So, how does a Hollywood studio adapt a two-person game of patience and cunning into a feature film? With aliens, of course.
It is difficult to accurately describe the complete mess that is Battleship, a ludicrous, asinine, big-budget blockbuster based on Hasbro’s game of strategic competition. The day Hollywood studios stop producing mindless popcorn movies that offer not a hint of intelligence is clearly a long way off, even though Joss Whedon’s brilliant film The Avengers (as well as Christopher Nolan’s last three films) demonstrates that movies can make a lot of money at the box office without appealing exclusively to those moviegoers ranked in the lowest IQ percentile.
Even though Peter Berg is credited as director of the film, that label should have bold quote marks around it, since Hasbro is clearly the entity calling all the shots, inserting references to the board game in the most absurd ways possible. Berg, who has shown his talent as a capable, if unimaginative, filmmaker with works like Friday Night Lights and Hancock, should be ashamed of himself for not running as fast as possible from this catastrophe.
So, how does a Hollywood studio adapt a two-person game of patience and cunning into a feature film? With aliens, of course. In the movie, an alien race descends upon Earth after we arrogantly blast a signal to a recently discovered planet outside our solar system. Upon their arrival, the aliens trap several Navy ships inside a force field during a series of war games with the Japanese. The sailors, led by Lieutenant Alex Hopper (Taylor Kitsch), must fight to stay alive while the rest of the Navy looks on helplessly.
The aliens want something, though it’s not clear what that something is. They don’t want to hurt humans, unless that human is on a ship that must be blown up, or unfortunate enough to be in their car when a gigantic, spinning buzz saw rips through a highway. The aliens apparently need our communications technology, but instead of just going directly to the source of the signal (their ostensible motivation), they trap half their fleet of spaceships within a confined area with what they assume is an underprepared enemy, not realizing there are Americans on those ships—and Americans can kick anyone’s ass, no matter what planet they come from.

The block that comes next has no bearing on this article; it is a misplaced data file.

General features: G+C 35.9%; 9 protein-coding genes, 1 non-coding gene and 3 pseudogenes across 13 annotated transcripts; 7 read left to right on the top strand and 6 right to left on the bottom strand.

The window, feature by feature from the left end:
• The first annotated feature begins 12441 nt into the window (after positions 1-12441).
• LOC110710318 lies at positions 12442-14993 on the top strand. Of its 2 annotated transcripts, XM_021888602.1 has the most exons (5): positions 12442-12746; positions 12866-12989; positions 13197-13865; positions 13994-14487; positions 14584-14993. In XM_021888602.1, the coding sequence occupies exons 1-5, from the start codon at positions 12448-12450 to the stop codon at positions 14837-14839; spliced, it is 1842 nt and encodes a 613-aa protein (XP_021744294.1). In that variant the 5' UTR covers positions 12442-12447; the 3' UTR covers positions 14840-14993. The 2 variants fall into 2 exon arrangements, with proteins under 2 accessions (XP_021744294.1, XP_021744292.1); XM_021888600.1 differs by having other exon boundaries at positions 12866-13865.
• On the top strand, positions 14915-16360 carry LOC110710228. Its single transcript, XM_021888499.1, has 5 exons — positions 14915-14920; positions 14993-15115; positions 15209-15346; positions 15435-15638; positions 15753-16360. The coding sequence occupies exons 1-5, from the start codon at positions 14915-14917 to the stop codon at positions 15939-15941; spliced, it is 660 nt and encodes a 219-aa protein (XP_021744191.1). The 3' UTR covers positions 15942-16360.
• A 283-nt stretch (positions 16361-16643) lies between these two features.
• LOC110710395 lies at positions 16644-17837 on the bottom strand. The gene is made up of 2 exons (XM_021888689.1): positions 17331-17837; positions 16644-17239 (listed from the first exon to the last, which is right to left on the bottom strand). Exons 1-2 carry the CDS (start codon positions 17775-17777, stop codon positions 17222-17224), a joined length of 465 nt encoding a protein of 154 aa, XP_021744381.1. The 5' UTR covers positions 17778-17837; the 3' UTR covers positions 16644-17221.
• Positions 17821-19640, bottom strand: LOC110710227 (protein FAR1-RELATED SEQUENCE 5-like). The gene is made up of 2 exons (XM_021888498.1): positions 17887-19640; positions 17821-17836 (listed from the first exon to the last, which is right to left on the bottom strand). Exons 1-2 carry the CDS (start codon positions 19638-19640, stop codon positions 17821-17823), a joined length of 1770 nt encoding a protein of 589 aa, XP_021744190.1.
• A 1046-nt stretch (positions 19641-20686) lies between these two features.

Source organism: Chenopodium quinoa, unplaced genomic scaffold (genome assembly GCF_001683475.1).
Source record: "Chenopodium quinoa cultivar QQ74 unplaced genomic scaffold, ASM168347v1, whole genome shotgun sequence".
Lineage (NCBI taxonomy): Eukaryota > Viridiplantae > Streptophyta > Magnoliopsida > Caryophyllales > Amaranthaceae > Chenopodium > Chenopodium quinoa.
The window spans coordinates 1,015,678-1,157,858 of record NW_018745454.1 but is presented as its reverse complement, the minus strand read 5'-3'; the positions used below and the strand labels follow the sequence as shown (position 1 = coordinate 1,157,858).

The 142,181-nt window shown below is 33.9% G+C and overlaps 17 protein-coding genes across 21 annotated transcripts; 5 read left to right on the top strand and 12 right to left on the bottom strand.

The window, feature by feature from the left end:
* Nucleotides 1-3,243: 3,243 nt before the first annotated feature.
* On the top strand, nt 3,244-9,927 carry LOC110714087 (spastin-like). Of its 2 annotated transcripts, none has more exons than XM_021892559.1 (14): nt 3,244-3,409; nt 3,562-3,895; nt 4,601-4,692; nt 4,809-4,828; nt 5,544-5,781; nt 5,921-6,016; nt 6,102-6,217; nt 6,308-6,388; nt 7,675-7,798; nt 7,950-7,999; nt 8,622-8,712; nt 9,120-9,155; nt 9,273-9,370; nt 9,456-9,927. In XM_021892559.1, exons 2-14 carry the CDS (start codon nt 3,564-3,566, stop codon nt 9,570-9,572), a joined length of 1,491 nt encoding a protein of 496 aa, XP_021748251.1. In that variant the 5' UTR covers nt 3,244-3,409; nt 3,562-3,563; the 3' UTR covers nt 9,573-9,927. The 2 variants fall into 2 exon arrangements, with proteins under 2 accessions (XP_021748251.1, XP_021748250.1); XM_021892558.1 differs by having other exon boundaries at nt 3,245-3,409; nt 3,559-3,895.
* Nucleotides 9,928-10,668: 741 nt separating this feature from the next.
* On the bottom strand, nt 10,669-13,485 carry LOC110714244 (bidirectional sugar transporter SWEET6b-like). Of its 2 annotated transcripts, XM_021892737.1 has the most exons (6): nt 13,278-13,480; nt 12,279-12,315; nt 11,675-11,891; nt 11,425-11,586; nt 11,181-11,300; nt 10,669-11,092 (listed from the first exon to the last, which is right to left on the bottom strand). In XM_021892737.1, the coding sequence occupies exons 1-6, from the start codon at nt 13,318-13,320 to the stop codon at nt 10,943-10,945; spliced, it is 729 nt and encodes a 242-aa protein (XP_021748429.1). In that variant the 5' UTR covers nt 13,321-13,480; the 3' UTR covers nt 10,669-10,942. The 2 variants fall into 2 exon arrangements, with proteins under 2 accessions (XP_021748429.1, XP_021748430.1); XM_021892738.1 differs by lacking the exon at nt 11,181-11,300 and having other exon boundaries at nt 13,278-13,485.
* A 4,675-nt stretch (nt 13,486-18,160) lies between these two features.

While the aliens’ inevitable Achilles heel isn’t half as ridiculous as the ones in M. Night Shyamalan’s Signs, it is without imagination, to say the least. Berg, like so many filmmakers before him, fails to understand the much more frightening reaction aliens can produce when one doesn’t spend two hours staring at them. The more we are shown of the aliens, the more time we have to pick apart their design and believability. Had we been given only glimpses of their physical appearance or very brief images of their bodies (see: Close Encounters of the Third Kind, Independence Day), the story’s stakes would be much higher, since we wouldn’t know the alien beings look like a cross between a horse and a lump of Silly Putty.
The only thing more hilarious than the pathetic script from Erich and Jon Hoeber, which overflows with stupid dialogue, are the wooden performances from the unfortunate actors tasked with delivering such awful drivel. Even Liam Neeson, a normally terrific actor, is unable to make his lines sound like anything more sophisticated than a third grader giving a report on what he did over summer vacation.
Battleship is long, boring, insultingly dumb, and proof that Hollywood has essentially given up on its audience. | Matthew Newlin